10 Questions: Umberto Eco

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Baltel / Sipa

You write a novel, how do you pick your topic?
Joey O'Donnell, SOUTHBURY, CONN., U.S.
For novels, I start from an image that strikes me, without knowing what will happen around that image. In each novel, it took me six to eight years to find out the answer. For The Name of the Rose, the image was of a monk poisoned while reading a book. I was fascinated by the idea.

Do you find yourself conscious of readers while you write? Is it possible for a writer to completely disregard readers while writing?
Mahtot Teka, ADDIS ABABA
All the authors who say they write for themselves are liars. Writing is an act of communication, it's an act of love, it's something you do in order to be understood.

How did you first become interested in semiotics [the study of symbols and signs]?
Ramiro Gomez, BERLIN
To have my feet on two levels — one on high culture, and the other on low culture — I was looking to find an approach able to take into account both aspects of our cultural life. For me, that was semiotics.

Why has the intellectual community traditionally had a strong opposition to popular culture?
Jean-Baptiste De Borman, BRUSSELS
That was a phenomenon of the 1950s and early '60s. Then the landscape changed a lot. My generation was the first to take pop culture into serious consideration. Now I'm sometimes under the impression that intellectuals are too concerned with popular culture. As soon as you learn about low culture, you become so fascinated by it that you become a member of the sect. You discover that comic books have a language of their own, and even though you were an intellectual before, you become a worshipper of comic books.

Which philosopher has influenced you the most?
Lucilla Teoh, SINGAPORE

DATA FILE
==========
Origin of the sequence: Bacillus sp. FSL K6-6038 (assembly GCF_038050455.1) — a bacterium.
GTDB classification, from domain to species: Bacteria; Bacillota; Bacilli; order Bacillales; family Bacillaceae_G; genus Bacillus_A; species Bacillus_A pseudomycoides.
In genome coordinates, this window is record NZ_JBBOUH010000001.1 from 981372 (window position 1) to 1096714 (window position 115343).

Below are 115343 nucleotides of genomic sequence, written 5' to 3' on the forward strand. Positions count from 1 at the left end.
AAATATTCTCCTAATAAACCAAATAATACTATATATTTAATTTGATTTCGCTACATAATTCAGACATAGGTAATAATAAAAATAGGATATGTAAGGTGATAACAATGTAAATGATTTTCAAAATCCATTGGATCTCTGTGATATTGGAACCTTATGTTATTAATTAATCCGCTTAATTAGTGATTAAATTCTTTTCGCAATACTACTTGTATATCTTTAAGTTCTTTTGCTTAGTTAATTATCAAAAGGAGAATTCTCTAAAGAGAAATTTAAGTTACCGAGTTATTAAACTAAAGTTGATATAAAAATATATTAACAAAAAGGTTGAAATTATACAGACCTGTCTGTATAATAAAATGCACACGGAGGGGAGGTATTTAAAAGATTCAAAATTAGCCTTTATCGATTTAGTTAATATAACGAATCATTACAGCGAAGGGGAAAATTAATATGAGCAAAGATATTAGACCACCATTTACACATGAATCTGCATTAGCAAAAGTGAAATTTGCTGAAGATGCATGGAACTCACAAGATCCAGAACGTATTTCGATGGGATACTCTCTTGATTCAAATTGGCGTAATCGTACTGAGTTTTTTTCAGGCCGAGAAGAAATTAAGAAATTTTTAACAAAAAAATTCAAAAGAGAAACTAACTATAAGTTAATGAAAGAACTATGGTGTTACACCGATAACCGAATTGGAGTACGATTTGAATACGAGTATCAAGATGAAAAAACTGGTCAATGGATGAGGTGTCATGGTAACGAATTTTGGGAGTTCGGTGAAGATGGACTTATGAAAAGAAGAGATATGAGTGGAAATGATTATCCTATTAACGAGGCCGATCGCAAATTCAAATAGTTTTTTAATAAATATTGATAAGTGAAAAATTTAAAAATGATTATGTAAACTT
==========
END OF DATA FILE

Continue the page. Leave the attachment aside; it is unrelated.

I wrote my dissertation on Thomas Aquinas and he remains a great model of honest reason. In the last decades I've been more and more influenced by the American pragmatist Charles Sanders Peirce. He was a great genius, one of the inventors of modern semiotics.

It has been 60 years since the Marshall Plan revitalized a reeling Europe. Isn't it time for the U.S. to once again assume the mantle of moral leadership by implementing a similar plan for Africa?
Yes. It can only be positive. That would probably also solve many problems in the Middle East, by solving problems around it.

What do you see as Americans' chief fault?
Drew Renner, SANTA FE, N.M., U.S.
The present flaw of the American administration is not paying enough attention to history. There is an attitude, even in universities, that considers history as something remote and not useful.

Could there be a balance between art and science?
Nahum Gershon, BETHESDA, MD., U.S.
Let us not exaggerate. A lot of scientists have clear philosophical ideas, and lots of humanists, writers and philosophers are interested by scientific problems. The division is not so strong as people believe.

Are we devaluing expert opinions through our reliance on user-created content such as Wikipedia or blogs?
Luca Zanzi, ALLSTON, MASS., U.S.
In a way, yes. The Internet is still a very dangerous weapon. It can serve for defense, or it can blow up in your hands and produce disasters.

You once wrote that humor was the only way to preserve truth. How accurate is that today?
D.W. Younker, ST. CLOUD, MINN., U.S.
Humor is a way to survive. It can be a weapon, a shield against fundamentalism and fanaticism, and it can settle intellectual debates. But it can't solve life's problems.